By Sara Symes, SED’16
“C’mon Sarah!” Rebekah cried out.
I stood at the edge of the motorized canoe and looked down at the murky, mysterious waters of the Tiputini River running underneath. I looked up to see my friends, already about 50 feet up the river, swimming and laughing.
Rebekah continued, her voice echoing through the untouched Amazon rainforest, “SARAH! JUST JUMPPPPP! JUST JUMP IN!”
I took a deep breath, smiled, and jumped in.
This might just seem like a typical, adventurous study abroad tale, but it is also a story that describes one of the most important things I have ever learned: Sometimes, even if you cannot see the outcome, you need to just jump in.
I have learned, and re-learned, this lesson several times here at BU.
I learned this when I went to my first rehearsal for BU’s Inner Strength Gospel Choir. I had never sung gospel music before, but after weeks of unsuccessful a cappella auditions and singing softly to my Warren Towers showerhead, I knew I needed to find a place to sing on campus. That first rehearsal, I was planning on sitting in the back and just listening. Then, the director, Herb, saw me, asked me what part I wanted to sing, and said, “Just jump in! You’ll figure the lyrics out!”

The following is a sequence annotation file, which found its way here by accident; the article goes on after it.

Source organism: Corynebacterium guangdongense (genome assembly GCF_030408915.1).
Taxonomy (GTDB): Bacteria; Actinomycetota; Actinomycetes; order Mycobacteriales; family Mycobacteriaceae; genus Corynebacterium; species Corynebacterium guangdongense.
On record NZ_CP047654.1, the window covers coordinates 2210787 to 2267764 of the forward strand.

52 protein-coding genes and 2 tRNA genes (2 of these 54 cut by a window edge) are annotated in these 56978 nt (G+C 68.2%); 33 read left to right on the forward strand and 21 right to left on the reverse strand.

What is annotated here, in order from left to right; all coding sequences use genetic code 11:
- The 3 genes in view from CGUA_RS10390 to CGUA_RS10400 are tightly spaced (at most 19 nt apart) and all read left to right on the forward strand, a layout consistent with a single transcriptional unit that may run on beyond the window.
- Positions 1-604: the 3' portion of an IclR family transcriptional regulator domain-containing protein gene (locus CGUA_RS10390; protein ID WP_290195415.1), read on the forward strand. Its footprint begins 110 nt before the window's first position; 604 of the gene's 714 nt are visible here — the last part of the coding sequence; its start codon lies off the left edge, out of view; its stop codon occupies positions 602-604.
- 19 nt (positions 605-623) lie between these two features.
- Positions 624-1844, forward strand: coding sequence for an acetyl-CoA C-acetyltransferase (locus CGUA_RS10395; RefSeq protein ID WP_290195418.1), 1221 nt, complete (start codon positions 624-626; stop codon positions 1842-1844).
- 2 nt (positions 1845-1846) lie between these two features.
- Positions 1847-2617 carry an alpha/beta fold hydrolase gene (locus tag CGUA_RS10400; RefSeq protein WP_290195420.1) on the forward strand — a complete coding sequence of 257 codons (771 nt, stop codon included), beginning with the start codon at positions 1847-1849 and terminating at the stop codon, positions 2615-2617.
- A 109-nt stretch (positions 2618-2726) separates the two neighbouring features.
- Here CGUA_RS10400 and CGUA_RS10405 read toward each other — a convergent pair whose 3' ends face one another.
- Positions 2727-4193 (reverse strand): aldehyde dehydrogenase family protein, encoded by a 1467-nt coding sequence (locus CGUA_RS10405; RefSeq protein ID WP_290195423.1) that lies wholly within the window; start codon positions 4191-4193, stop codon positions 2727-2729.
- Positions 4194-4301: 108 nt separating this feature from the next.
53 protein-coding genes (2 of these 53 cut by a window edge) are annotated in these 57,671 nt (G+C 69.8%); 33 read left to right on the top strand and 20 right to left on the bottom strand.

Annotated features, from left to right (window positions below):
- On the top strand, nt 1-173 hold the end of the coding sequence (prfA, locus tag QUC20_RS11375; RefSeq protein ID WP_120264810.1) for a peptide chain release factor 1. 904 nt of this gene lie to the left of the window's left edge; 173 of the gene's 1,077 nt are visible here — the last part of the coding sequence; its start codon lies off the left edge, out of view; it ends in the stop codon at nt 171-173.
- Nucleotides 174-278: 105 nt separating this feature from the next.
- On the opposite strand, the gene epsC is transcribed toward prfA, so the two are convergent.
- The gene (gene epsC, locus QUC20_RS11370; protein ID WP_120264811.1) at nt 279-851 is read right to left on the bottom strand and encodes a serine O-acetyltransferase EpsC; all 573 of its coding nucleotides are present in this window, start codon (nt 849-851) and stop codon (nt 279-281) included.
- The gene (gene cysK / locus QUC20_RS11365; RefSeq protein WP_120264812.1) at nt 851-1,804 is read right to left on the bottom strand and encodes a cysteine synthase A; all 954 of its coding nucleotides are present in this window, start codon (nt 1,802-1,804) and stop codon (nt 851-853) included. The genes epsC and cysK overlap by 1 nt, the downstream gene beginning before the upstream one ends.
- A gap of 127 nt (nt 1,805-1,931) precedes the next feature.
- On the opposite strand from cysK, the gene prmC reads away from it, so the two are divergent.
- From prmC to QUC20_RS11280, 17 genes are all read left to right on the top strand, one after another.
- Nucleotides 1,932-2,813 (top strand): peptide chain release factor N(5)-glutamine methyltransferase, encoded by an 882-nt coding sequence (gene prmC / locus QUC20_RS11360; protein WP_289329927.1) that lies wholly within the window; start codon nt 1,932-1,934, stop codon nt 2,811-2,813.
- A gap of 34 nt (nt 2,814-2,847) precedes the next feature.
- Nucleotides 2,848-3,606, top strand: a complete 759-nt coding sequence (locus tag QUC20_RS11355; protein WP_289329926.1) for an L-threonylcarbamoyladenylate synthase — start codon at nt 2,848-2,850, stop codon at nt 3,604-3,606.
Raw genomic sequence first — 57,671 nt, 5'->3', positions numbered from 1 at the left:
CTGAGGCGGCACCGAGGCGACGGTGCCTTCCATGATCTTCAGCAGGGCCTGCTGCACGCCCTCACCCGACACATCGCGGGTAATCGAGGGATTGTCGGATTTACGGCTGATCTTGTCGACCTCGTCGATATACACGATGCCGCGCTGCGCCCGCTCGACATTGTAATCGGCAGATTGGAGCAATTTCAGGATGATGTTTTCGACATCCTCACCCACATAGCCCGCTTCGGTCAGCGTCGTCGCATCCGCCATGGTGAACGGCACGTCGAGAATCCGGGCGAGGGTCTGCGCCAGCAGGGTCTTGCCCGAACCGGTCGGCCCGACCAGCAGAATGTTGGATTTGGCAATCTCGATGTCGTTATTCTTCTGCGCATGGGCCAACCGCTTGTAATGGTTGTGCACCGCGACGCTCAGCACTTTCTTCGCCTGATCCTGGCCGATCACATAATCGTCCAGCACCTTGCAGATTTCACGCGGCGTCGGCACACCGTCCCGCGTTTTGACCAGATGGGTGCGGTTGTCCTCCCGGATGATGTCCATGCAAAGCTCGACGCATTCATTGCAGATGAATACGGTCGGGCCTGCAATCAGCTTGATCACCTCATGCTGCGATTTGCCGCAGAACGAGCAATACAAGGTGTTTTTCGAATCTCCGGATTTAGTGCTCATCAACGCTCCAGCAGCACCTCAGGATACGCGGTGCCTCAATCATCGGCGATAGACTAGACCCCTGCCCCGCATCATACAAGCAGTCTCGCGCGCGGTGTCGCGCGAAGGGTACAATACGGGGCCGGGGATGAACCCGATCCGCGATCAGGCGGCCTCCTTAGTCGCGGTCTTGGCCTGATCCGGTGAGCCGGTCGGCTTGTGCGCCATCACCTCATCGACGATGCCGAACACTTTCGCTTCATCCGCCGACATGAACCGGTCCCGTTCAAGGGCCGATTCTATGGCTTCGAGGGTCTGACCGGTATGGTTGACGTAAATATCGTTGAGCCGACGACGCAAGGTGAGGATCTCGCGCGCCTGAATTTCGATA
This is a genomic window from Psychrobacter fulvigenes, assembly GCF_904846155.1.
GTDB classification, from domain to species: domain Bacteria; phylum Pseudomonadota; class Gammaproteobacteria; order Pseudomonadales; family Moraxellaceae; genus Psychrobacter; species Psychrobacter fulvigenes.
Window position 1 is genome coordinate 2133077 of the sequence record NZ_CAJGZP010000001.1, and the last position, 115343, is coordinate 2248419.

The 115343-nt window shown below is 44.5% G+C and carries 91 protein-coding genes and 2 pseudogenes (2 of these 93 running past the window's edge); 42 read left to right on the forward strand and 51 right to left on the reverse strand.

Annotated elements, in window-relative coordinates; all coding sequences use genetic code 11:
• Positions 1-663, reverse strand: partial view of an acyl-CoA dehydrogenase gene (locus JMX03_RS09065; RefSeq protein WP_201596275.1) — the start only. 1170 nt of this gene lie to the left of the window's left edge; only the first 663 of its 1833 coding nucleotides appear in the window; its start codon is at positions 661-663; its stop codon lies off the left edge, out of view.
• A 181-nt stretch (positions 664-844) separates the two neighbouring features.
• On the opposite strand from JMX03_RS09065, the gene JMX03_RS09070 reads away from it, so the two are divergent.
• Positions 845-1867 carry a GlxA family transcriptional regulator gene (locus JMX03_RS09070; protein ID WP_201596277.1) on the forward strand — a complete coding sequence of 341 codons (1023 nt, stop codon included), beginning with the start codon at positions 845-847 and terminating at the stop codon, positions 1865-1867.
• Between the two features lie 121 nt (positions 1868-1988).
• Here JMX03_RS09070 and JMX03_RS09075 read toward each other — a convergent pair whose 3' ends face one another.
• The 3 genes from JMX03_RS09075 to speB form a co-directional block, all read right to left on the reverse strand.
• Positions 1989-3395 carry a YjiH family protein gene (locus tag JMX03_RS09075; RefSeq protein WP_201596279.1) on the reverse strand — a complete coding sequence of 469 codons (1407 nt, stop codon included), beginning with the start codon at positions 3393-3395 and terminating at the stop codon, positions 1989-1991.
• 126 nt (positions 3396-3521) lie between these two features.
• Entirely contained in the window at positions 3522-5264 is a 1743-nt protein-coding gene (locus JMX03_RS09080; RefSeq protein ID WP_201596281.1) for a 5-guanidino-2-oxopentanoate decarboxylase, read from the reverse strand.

Little did I know that that first rehearsal would turn into four years with the choir, two of those years being on the e-board (one year as Secretary, and the other as President).
I learned this when I committed to do my ESL student teaching practicum in Malden, a place I had only previously known as a city on the Orange Line. I came to my first day a little bit nervous about being with a new group of students. “You’re going to be fine,” my cooperating teacher assured me, “Just jump in!”
Little did I know that this would lead to an incredible experience working with 45 kind and resilient students who inspired me to be a better teacher every single day.
For some, jumping in is a normal part of their everyday lives. But for planning-oriented people like me, it is sometimes hard to say “yes!” and to make commitments without knowing every possible outcome. While planning is great, and vital to the teaching profession, I have found that some of the most important moments of my life have come from when I took those chances, those leaps of faith, and said “yes!” without knowing what might lay ahead.
Jumping into something new isn’t always easy. It isn’t always glamorous. It isn’t always fun. But there are two things that I’ve learned from jumping in. The first is that you don’t know how something will be until you try it. And the second is that there will always be people there for you, floating somewhere along whatever Tiputini River your life takes you to.
So, when incoming freshmen ask me, a recently graduated senior, for any advice that I would give them about coming to BU, I can give them my answer in three, simple words:
“Just jump in!”